Andy Murray's Injury Latest Sign ATP Schedule Too Tough on Players
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His injury is the latest sign that the ATP schedule is too tough on players. There are too many tournaments. Players are beat up and breaking down.
Rafael Nadal once complained that the ATP cared little about its players, in a report from Fox News. He worried that the the number of hard-court tournaments increased the risk of injuries. He also said these injuries could impact players long after their playing days are over.
In light of the injury to Murray, it's time for the ATP reconsider its schedule and stop playing players into the ground.
All professional athletes struggle with injuries. The NBA playoffs have been marred by injuries to star players.
But in tennis, there are no backups. When Nadal, Murray, Djokovic or Roger Federer go down, fans miss out.
We are only five months into the season and already each of the Big Four have suffered some sort of ailment. The ATP's near year-round schedule may be forcing some of its best players off the tour.
This comes at a time when Grand Slam tournaments are increasing prize money. More money paid often means more requirements for recipients.
Is the ATP Tour Schedule Too Tough on Players?
But if the goal of the ATP is to increase the profile of the sport, it can't continue this grueling schedule.
Guys are playing tournaments back-to-back, traveling from country to country without a break.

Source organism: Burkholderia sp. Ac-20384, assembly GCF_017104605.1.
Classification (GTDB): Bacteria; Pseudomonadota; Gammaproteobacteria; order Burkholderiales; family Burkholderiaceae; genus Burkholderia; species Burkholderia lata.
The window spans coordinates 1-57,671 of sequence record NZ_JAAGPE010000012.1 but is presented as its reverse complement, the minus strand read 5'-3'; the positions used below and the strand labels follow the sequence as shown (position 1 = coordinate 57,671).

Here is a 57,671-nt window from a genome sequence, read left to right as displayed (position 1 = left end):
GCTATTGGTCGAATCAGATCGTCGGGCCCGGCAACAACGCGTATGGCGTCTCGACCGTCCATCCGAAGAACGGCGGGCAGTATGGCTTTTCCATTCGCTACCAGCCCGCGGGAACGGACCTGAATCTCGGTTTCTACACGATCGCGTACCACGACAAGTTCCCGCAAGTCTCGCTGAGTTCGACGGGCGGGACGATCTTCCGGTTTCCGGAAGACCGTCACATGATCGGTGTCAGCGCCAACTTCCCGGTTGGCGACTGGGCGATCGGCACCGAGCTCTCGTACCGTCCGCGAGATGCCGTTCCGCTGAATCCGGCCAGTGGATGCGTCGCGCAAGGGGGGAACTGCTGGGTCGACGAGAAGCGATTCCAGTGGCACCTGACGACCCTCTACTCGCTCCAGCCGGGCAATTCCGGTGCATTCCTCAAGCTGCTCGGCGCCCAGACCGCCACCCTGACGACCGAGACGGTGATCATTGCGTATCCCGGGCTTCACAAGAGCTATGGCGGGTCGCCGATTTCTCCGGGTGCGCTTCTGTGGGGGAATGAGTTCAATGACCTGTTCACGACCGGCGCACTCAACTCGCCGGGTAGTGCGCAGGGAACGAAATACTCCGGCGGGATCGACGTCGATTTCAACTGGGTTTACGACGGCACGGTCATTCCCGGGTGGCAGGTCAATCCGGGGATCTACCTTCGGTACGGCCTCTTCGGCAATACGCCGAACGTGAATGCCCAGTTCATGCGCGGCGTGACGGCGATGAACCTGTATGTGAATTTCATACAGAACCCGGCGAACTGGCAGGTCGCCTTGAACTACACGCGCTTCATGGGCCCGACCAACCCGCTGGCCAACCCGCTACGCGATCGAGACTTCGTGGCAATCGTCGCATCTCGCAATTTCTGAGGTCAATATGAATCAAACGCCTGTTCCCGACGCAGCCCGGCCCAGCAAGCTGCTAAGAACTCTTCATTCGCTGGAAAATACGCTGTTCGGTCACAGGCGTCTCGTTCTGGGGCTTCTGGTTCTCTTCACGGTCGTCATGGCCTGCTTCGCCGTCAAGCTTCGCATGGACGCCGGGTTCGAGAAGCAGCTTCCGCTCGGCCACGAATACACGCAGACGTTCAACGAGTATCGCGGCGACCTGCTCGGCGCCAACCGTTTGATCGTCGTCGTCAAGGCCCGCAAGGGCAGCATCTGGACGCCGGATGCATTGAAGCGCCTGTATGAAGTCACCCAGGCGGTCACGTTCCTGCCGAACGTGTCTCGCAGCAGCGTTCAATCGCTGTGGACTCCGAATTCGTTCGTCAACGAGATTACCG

We've seen subtle signs of fatigue in Rome. Popular players like Jo-Wilfried Tsonga, Grigor Dimitrov and Kei Nishikori; bounced from the tournament early. Stanislas Wawrinka, winner of Portugal and runner-up in Madrid, withdrew with a thigh injury.
Players have complained about the schedule before. Murray was so concerned about the number of tournaments in 2011 that he was ready to strike, according to The Independent. That year there were a record number of retirements at the U.S. Open.
During the 2011 U.S. Open, Nadal told The New York Times, “The schedule is crazy... It’s crazy now, it was crazy before and it will still be crazy next year. You can’t make your body go to the limit for the whole year. It’s just not possible.”
In the same article, Maria Sharapova commented about the ATP schedule. “It seems like they play forever... So I guess we’re lucky.”
Shortening the season will not eliminate injuries. But it may cut down on the number of top players hobbling out of tournaments.
According to the "2013 ATP World Tour Rulebook," a player in the Top 30 is required to play "singles event of all ATP World Tour Masters 1000 tournaments for which he is accepted, the Barclays ATP World Tour Finals (if qualified as a direct acceptance or designated as the alternate) and four (4) ATP World Tour 500 tournaments, one (1) of which must be held following the US Open. For commitment and ranking purposes, the Monte Carlo Masters 1000 will be included in the minimum requirements for the 500 category."
That means about 18 tournaments for top players. This does not include exhibitions or World Team Tennis.
Players older than 31, who have at least 12 years on the tour or have played in 600 matches, can reduce their commitment.
The ATP needs to consider shortening the season or easing the mandatory tournament requirements. Because it makes no sense to build up a sport only to tear down its players.
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